"It's actually not that hard to make money in this environment. You borrow at zero, invest at 3..." Gasparino chuckled.

We got the impression that the "Fast Money" crew hadn't yet read Gasparino's Daily Beast article on the subject explaining the "menu" of three options, but nevertheless they did ask some good questions about a buyback after Gasparino had signed off.

"I'm still trying to figure out ... they're gonna buy stock back because they're...?" Guy Adami wondered aloud.

Karen Finerman said, as Gasparino indicated previously, many Goldman Sachs execs own a lot of shares and that a buyback would "maybe give them liquidity they wouldn't normally have, although they would have to account for that compensation as well ... I don't know, I don't think it's an issue."

Joe Terranova sounded offended that people would criticize Goldman Sachs for making gobs of money after getting a bailout, a commercial bank designation, then indirect assistance from the AIG bailout. "What I don't understand is basically the fall of 2008, everyone went underwater, and Goldman Sachs was able to hold their breath the longest," Terranova said.

Some of Gasparino's best moments on TV occur when he talks about the Rolling Stone article on Goldman Sachs by Matt Taibbi, and we'd like to see more segments devoted to that (we're not taking sides here), although at the same time we wonder how many regular Joe CNBC viewers actually know what this is about.

Guy Adami declared Friday, "I've been more wrong than the Mets medical staff last couple of weeks, so mea culpa on my part."

No need for mea culpas, especially if you saw the kinds of trades CNBCfix makes. Guy is an undeniably great trader and will bounce back, although we must admit we wish he had taken the Dennis Gartman "market telling me I'm wrong" advice about two months ago and let it ride.

Adami noted that Meredith Whitney today "made some pretty cautious comments ... about the banks" and that people aren't listening to her like they did a year ago. He said of WFC, "I would think it's a short here, but again, this is the deep end of the pool." He is also skeptical of certain merchants: "Specialty retail trade, wayyyy long in the tooth."

Steve Grasso actually sees a good trade in one bank trumpeted a couple months ago by Richard X. Bove — Citi. "I bought it around 4 and a nickel, and I bought it, uh, again today on momentum, just to average higher," Grasso said.

Karen Finerman agreed to some extent with Guy Adami, "I'm skeptical ... I do have money on the sidelines," but she also made a point about not shorting the regional banks, because "they are the ones that could be taken over." Finerman and Grasso disagreed on whether the market might be hurt by year-end tax selling. Karen said she doubts that would be a problem because people have enough carryover losses, but Grasso said there's a perception out there at least.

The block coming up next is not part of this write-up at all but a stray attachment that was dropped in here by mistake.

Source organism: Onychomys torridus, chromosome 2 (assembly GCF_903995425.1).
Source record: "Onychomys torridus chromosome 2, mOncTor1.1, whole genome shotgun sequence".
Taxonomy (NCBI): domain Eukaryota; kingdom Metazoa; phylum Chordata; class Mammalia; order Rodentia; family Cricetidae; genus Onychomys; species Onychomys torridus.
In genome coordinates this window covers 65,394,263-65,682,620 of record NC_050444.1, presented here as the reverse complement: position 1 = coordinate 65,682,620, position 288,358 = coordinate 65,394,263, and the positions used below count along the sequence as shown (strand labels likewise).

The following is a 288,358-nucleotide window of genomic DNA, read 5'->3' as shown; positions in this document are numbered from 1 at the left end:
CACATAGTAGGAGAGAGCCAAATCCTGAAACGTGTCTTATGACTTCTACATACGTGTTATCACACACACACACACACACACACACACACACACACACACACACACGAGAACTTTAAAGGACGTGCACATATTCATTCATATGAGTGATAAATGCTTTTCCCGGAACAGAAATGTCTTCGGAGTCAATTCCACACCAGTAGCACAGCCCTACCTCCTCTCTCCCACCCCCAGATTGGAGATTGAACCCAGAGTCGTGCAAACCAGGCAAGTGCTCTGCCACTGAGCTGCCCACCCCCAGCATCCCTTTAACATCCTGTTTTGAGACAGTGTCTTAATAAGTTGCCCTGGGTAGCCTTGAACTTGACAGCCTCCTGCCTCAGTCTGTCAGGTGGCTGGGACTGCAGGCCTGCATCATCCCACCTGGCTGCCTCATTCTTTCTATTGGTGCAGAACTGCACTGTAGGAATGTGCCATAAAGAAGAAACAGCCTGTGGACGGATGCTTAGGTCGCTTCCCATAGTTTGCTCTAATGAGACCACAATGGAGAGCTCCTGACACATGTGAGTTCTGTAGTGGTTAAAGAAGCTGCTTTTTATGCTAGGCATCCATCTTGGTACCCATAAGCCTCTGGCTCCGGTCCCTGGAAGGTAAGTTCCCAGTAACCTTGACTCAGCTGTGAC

Joe Terranova claimed "everyone is underinvested" and said he has "established a position in BTU ... I added on Suncor ... Weatherford, and Freeport McMoran."

Fomer Commerce Secretary Carlos Gutierrez, when he wasn't calling Melissa Lee "Michelle," talked about the potential decline of America in this hyper-spending environment. "We're gonna be begging the world to lend us money," Gutierrez said, adding "why should we be positive about the future? What is the catalyst? What's gonna make us grow?"

Karen Finerman and Guy Adami both detected partisan politics here. Karen asked Gutierrez about what the government could've done or should do now in light of the situation it found itself in. "What can they do right now ... given the hand that they were dealt ... they had to do something, right?" Gutierrez dodged the question and turned it to business owners and said they must take a "basically a defensive posture."

Adami was more blunt, asking, "I wanna be tactful and respectful here, but when you were part of the ... previous administration, you painted a bit of a rosier picture than you're painting now. Have things changed that severely, or was just a political thing then, now that you're back in the real world talking a different game."